The great change is the rise of East Asia, especially China, South Korea and Singapore, joining Japan. East Asia is very strong in physical sciences and engineering, less so in life sciences and biomedicine. China is now number one in mathematics and computing research. Tsinghua University has joined MIT in the United States as one of the two top STEM universities in the world. India, Iran and Brazil are also becoming increasingly important.
Global research collaboration is a good-news story in a difficult time. It is not a dog-eat-dog market. Researchers who compete for status in science also collaborate freely across borders and respect each other. At this stage, global research has not been caught in the vortex of parochial nationalism and the COVID-19 pandemic has heightened the intrinsic value of global cooperation and open science in biomedicine.
Cross-border research cooperation is less vulnerable than cross-border student mobility and has been maintained during the pandemic. While research benefits from conferences, site-based visits and exchange of personnel and large laboratories and institutes are inhibited by social distancing protocols, most forms of research cooperation can be sustained for a time online.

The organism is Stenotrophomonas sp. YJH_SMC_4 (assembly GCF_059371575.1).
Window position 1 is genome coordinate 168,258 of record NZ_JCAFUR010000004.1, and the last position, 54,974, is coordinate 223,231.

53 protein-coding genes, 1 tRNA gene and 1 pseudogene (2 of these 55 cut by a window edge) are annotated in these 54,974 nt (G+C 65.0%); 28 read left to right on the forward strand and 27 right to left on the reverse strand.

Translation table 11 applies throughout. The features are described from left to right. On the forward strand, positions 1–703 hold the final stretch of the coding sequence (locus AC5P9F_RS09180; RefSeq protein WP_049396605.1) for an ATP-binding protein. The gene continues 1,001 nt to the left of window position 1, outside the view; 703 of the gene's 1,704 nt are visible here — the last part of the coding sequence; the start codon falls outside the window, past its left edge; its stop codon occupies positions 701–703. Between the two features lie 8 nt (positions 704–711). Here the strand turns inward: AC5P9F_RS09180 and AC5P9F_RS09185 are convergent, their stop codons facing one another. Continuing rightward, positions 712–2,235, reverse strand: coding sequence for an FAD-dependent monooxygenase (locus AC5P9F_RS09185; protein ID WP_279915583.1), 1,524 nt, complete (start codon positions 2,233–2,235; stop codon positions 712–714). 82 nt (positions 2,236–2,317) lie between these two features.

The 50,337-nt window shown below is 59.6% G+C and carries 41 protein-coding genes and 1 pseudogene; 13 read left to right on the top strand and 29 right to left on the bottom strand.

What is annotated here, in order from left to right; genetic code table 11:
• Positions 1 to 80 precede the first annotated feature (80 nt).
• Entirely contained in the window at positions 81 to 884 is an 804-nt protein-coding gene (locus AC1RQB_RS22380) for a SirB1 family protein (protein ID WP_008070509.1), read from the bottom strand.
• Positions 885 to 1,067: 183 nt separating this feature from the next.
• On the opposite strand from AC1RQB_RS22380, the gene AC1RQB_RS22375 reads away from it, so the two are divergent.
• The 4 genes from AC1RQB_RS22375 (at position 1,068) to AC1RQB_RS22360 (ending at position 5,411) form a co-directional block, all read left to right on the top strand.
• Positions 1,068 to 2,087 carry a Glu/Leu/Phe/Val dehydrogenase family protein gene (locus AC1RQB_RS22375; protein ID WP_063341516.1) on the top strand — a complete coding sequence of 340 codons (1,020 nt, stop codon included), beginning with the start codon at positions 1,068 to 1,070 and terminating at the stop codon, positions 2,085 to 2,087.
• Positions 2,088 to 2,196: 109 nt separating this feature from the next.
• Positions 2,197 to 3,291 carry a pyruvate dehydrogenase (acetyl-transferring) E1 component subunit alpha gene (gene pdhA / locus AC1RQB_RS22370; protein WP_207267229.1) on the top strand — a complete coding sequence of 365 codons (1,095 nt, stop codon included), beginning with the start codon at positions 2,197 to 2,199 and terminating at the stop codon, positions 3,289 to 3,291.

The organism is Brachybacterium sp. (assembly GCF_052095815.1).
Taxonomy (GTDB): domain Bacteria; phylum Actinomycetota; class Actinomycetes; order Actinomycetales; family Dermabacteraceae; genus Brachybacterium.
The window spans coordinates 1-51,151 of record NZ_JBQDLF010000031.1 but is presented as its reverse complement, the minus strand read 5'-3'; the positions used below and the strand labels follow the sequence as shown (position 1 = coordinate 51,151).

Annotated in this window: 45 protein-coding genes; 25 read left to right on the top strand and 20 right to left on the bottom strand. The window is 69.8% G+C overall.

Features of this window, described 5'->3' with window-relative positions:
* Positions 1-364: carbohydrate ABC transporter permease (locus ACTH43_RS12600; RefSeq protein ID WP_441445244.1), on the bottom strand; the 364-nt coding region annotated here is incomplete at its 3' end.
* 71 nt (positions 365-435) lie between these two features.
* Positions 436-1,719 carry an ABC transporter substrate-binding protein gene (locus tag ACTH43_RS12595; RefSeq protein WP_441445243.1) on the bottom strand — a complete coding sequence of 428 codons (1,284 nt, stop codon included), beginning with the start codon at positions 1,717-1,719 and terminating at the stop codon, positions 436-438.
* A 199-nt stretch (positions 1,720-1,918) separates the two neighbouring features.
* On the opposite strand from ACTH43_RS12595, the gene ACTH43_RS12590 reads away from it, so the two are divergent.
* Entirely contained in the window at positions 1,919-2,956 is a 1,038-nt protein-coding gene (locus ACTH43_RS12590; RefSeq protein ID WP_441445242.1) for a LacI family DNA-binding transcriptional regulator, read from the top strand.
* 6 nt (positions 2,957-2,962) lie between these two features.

The national pushback against globalisation and common systems is severely affecting trade and technological cooperation and is a threat in science. It is likely that US-China relations in research, including joint appointments and foreign students in doctoral education, will be disturbed by the new cold-war geopolitics between the two countries.
However, researchers in each nation, the two powerhouses of world science, will continue to network elsewhere – and US-China cooperation may prove more potent than the Trump administration would want. Providing that the flow of resources supporting research is maintained, total research and collaboration at global levels will continue to increase.
Simon Marginson is professor of higher education at the University of Oxford, director of the ESRC/OFSRE Centre for Global Higher Education in the United Kingdom, a leading researcher with the Higher School of Economics in Moscow and editor-in-chief of Higher Education. E-mail: email@example.com. This article is taken from chapter three of Claire Callender, William Locke and Simon Marginson (2020), Changing Higher Education for a Changing World, London: Bloomsbury. Some data has been updated. It is published in the current edition of International Higher Education.